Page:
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Illegal fishing at dams enrage residents

What seems to be an enjoyable day out fishing (illegally) in the sun at Vygeboom dam for some, is an enormous irritation for the residents living in the upmarket neighbourhood around the dam in Durbanville.

People, mostly from elsewhere, use the dam, as well as Sonstraal and other dams, illegally for fishing on sunny days, over weekends and on public holidays.

Last Tuesday on Youth Day the Vygeboom dam was jampacked with about 15 or more illegal fishermen – most not even bothering to wear masks as is required by Covid-19 regulations.

Residents complain mostly about the antisocial behaviour of these fishermen. “They park their cars – mostly CY and CF registrations – in front of our driveways so that we cannot get out of our driveways,” says one resident, who wanted to stay anonymous.

Someone has also pulled out the sign which prohibits fishing at the dam. It was found laying in the reeds next to the dam. It is unsure when this happened.

“Their children urinate against trees as there are no toilet facilities,” he says. After the perpetrators leave, toilet paper, empty cigarette packets and other litter are laying everywhere. They spoil the dam for us and others who just want to have peace and a quiet picnic at the dam,” he says.

The resident contacted the City of Cape Town’s law enforcement department, that never came out to the dam. He only received confirmation about two days later that they attended to his complaint – with the offensive fishermen long gone.

The very next day the street above the dam was again parked full of vehicles of illegal fishermen.

The conflict between residents and the fishermen is a long time coming.

Fishermen are blamed for leaving behind their fishing line and hooks, which often cause injury to waterfowl. Earlier this year an Egyptian goose had to be put out after its legs were entangled in fishing line and amputation was the only alternative.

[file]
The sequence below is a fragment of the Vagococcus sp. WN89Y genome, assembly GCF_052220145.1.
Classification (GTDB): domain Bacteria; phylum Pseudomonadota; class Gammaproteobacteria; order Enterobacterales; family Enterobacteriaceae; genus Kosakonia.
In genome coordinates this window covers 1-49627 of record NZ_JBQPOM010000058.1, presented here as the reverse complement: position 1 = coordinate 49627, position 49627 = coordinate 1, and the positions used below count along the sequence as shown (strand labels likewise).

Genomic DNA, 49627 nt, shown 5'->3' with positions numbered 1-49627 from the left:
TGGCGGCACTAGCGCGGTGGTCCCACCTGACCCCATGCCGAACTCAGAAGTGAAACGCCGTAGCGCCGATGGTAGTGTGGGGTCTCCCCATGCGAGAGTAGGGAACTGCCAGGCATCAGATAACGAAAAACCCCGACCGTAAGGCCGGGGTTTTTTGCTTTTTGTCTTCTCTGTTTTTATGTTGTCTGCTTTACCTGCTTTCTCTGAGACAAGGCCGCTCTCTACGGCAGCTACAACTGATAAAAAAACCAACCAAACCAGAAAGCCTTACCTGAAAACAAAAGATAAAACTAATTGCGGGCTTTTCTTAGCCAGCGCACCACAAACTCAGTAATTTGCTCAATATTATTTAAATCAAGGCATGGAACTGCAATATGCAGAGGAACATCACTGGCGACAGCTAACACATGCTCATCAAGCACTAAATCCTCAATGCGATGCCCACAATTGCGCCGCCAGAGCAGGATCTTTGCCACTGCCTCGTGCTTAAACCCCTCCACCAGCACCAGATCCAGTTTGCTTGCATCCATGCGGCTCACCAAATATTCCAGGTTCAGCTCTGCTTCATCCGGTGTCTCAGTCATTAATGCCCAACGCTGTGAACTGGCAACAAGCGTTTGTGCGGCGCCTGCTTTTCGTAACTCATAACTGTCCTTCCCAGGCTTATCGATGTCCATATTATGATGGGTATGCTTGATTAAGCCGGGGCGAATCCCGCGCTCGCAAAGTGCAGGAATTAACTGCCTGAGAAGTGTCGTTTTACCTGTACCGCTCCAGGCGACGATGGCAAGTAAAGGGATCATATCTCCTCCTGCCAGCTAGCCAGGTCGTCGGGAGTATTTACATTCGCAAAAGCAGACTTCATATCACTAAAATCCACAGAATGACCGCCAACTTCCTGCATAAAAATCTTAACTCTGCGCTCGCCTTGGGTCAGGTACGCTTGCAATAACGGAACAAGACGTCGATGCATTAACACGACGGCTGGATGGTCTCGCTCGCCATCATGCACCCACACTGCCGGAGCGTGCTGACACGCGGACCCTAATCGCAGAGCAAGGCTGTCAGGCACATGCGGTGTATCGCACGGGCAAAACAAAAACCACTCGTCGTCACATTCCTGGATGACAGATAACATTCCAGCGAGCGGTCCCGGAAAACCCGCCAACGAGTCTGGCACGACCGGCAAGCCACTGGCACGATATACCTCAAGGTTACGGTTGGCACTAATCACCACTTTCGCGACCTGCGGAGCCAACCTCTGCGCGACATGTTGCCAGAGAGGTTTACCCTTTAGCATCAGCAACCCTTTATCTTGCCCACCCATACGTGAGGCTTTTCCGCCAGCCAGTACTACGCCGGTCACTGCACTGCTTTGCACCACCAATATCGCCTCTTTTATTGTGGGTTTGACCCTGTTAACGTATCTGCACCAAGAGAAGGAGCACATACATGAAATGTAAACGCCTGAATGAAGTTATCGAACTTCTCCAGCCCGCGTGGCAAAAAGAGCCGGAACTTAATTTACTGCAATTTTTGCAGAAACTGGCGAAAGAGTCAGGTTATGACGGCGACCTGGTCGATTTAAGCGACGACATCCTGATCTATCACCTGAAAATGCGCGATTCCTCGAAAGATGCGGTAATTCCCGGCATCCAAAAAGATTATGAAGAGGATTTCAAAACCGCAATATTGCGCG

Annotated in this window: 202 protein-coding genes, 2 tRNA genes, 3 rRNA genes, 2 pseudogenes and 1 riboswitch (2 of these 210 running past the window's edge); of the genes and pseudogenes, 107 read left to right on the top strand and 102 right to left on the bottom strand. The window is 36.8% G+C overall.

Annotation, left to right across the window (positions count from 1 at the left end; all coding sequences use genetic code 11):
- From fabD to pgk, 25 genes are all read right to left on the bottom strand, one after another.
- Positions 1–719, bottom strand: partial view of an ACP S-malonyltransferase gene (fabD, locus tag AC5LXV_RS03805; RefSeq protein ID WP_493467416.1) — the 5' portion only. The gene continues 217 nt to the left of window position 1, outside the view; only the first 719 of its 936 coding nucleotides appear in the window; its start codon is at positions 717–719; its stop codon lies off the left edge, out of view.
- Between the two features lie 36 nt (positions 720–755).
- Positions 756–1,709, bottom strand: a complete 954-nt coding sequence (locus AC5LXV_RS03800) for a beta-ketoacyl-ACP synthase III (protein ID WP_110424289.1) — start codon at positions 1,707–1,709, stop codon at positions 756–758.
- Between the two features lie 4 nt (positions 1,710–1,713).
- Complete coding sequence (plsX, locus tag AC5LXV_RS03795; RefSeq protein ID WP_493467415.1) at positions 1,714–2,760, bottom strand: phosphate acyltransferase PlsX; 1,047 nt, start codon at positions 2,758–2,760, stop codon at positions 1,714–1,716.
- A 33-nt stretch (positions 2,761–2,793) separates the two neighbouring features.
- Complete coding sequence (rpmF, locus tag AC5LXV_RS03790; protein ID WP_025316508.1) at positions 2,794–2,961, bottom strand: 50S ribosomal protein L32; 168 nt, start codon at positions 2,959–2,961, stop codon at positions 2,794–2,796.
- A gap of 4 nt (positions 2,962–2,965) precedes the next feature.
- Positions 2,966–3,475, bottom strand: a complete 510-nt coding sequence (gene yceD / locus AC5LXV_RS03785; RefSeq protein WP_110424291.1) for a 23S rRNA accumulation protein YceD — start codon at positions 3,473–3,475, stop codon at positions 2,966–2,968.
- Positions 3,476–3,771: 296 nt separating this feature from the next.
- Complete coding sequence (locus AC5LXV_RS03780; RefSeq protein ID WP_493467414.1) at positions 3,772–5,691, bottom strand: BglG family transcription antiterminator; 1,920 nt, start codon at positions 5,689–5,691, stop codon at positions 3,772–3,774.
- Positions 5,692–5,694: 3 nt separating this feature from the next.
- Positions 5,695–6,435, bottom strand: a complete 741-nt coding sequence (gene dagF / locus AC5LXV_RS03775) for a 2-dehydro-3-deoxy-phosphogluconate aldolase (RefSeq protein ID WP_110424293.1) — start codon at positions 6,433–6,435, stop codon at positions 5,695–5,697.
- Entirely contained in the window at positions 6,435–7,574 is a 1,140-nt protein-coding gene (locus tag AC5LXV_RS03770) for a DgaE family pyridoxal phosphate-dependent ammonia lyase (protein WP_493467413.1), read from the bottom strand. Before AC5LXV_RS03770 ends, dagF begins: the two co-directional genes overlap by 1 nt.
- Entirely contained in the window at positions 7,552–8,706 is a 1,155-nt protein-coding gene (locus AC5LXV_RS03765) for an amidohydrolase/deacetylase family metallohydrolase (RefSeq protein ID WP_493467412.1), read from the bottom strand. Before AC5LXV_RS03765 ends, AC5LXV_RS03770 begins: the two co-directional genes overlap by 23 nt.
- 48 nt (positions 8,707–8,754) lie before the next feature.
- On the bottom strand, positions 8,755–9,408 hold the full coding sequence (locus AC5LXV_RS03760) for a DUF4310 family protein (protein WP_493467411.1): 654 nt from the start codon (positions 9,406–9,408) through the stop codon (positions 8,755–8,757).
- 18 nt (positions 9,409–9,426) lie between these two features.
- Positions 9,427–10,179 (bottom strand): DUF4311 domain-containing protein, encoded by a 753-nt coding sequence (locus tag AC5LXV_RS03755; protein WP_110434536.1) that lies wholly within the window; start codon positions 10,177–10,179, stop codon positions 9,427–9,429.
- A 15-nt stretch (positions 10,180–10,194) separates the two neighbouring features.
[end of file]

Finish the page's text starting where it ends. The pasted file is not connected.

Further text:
In 2005, a moratorium was placed on fishing at City dams after several complaints about anti-social behaviour and injuries to waterfowl.

A compromise was reached in 2007 in which limited and controlled fishing – seasonally between October and April and with the relevant permits – was allowed only at Doordekraal Dam in Durbanville.

After numerous requests the City’s recreation and parks department embarked on a public participation process earlier this year to find a sustainable solution for recreational fishing at open water bodies, which can include stormwater retention dams or ponds, reservoirs, fountains, natural dams, river or catchment areas, wetlands, aquafers and streams.

On inquiry by TygerBurger on the progress of this process, Zahid Badroodien, Mayco member for community services and health, says after the initial public participation process, the recreation and parks department became aware that, in addition to recreational fishing, there are other interest groups who want to utilise open water bodies. “The purpose of the study thus had to be reviewed and a new framework developed,” he says.

The study comprises of two phases, which include data collection of the location, historical use and current use of the respective open water bodies. They also have to gather information on the relevant legislation and regulations and do an assessment of the purpose of the open water bodies, he says.

They also have to consult with various City departments, CapeNature and with the national department of forestry, fisheries and the environment regarding legislation, permit requirements and possible restocking options for recreational fishing purposes, he says.

“The next step will include internal consultation with council and management. A stakeholder database will then be compiled to proceed with a public conceptual survey and awareness campaign.

“The priority now is to gather all the necessary information to hold meaningful public participation engagements to understand the public’s views on recreational uses of the City’s open water bodies.

“It is imperative that a balance is found between recreational activities and the interaction with natural fauna and flora without a negative impact on the ecosystem,” Badroodien says.

On enquiry why the City’s law enforcement officials did not attend to the complaint at the dam on Youth Day, Wayne Dyason, spokesperson, wrongly referred to another unrelated incident a week before.

  • Phone 021 480 7700 from a cellphone and 107 from a landline to report illegal activity.
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